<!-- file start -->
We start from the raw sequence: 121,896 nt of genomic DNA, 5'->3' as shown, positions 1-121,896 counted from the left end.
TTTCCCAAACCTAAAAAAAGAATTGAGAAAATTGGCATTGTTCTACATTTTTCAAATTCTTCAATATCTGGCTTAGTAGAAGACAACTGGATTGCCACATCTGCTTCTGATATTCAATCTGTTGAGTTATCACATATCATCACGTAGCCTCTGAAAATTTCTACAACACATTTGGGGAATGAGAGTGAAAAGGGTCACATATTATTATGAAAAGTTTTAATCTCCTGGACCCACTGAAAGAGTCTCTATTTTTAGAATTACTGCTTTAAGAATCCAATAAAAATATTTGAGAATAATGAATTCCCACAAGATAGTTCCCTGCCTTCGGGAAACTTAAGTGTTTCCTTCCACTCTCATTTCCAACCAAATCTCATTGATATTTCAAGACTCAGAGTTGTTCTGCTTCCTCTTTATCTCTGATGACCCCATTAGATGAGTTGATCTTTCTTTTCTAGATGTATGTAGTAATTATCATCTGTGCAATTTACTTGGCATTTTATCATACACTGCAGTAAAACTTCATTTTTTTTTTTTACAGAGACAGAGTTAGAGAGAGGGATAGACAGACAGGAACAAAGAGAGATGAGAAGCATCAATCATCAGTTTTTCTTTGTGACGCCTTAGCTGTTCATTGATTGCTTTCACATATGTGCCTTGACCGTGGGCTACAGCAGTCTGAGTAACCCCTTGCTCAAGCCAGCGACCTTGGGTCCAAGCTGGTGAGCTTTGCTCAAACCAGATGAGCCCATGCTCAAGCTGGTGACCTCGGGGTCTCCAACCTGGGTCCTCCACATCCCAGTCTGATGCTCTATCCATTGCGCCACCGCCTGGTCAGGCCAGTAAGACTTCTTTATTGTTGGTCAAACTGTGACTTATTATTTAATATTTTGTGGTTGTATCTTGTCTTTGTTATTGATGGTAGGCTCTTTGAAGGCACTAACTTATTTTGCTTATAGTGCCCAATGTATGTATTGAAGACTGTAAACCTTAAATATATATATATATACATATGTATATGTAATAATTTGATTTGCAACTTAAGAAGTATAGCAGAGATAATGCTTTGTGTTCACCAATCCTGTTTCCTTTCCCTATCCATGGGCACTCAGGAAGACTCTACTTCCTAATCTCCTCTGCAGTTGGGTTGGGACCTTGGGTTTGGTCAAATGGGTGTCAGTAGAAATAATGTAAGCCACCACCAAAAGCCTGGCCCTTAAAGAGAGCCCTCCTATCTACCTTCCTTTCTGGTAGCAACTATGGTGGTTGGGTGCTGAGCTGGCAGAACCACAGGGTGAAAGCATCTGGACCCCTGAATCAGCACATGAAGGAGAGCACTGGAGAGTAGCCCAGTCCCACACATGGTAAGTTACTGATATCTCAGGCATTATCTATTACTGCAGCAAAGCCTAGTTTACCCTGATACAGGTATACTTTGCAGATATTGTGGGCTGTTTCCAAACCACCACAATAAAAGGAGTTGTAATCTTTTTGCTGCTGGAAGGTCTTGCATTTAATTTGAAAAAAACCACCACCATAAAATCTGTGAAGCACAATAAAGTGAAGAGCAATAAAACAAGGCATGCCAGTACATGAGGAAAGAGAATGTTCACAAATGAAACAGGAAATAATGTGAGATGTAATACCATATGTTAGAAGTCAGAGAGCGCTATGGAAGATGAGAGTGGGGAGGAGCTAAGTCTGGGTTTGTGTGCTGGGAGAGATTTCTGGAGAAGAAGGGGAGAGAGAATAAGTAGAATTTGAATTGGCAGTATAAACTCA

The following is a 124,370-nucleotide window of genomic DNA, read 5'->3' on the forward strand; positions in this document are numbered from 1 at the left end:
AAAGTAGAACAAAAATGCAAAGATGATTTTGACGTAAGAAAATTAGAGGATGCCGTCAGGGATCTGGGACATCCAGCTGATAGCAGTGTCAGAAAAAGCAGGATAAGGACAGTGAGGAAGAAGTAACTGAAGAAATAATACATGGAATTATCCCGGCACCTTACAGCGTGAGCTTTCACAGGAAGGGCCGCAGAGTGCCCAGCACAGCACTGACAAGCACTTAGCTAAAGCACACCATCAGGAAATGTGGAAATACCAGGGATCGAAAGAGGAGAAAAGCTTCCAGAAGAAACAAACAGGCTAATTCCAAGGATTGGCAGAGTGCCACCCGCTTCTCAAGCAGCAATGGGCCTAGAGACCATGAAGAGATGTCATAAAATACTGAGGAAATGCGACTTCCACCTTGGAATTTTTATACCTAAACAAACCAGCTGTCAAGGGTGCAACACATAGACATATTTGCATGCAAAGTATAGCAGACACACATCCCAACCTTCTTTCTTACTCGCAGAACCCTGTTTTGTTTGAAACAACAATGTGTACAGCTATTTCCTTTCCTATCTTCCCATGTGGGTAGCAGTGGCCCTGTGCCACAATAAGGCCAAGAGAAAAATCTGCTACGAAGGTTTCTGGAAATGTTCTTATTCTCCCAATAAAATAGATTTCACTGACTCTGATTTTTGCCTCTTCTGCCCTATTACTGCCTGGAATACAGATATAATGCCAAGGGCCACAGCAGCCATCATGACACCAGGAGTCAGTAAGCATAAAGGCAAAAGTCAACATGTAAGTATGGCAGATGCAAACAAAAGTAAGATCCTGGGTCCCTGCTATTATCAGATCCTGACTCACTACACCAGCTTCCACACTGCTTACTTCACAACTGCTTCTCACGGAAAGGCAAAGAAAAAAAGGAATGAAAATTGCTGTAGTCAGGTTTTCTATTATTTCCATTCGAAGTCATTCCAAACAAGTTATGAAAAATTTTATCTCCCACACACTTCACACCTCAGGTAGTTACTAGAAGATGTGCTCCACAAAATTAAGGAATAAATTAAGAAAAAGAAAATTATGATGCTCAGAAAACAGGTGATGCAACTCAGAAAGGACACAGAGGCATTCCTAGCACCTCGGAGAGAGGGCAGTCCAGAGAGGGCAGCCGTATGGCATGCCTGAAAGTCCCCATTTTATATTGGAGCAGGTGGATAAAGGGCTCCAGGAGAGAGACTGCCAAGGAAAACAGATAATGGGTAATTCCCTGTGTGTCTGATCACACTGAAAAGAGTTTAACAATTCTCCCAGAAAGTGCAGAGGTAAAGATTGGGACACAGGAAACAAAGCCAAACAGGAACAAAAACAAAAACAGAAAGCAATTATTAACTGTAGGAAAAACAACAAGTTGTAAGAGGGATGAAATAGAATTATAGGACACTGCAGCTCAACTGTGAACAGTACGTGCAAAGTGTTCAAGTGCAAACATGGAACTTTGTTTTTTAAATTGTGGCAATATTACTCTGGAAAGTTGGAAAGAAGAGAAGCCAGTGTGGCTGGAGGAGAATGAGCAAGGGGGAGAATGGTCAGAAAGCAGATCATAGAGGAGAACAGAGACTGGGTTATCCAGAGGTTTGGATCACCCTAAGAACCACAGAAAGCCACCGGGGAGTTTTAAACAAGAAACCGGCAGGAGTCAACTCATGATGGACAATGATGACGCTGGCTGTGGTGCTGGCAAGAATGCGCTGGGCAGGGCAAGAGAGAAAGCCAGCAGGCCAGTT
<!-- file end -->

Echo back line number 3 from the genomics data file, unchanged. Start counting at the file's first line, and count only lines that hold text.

The following is a 124,370-nucleotide window of genomic DNA, read 5'->3' on the forward strand; positions in this document are numbered from 1 at the left end: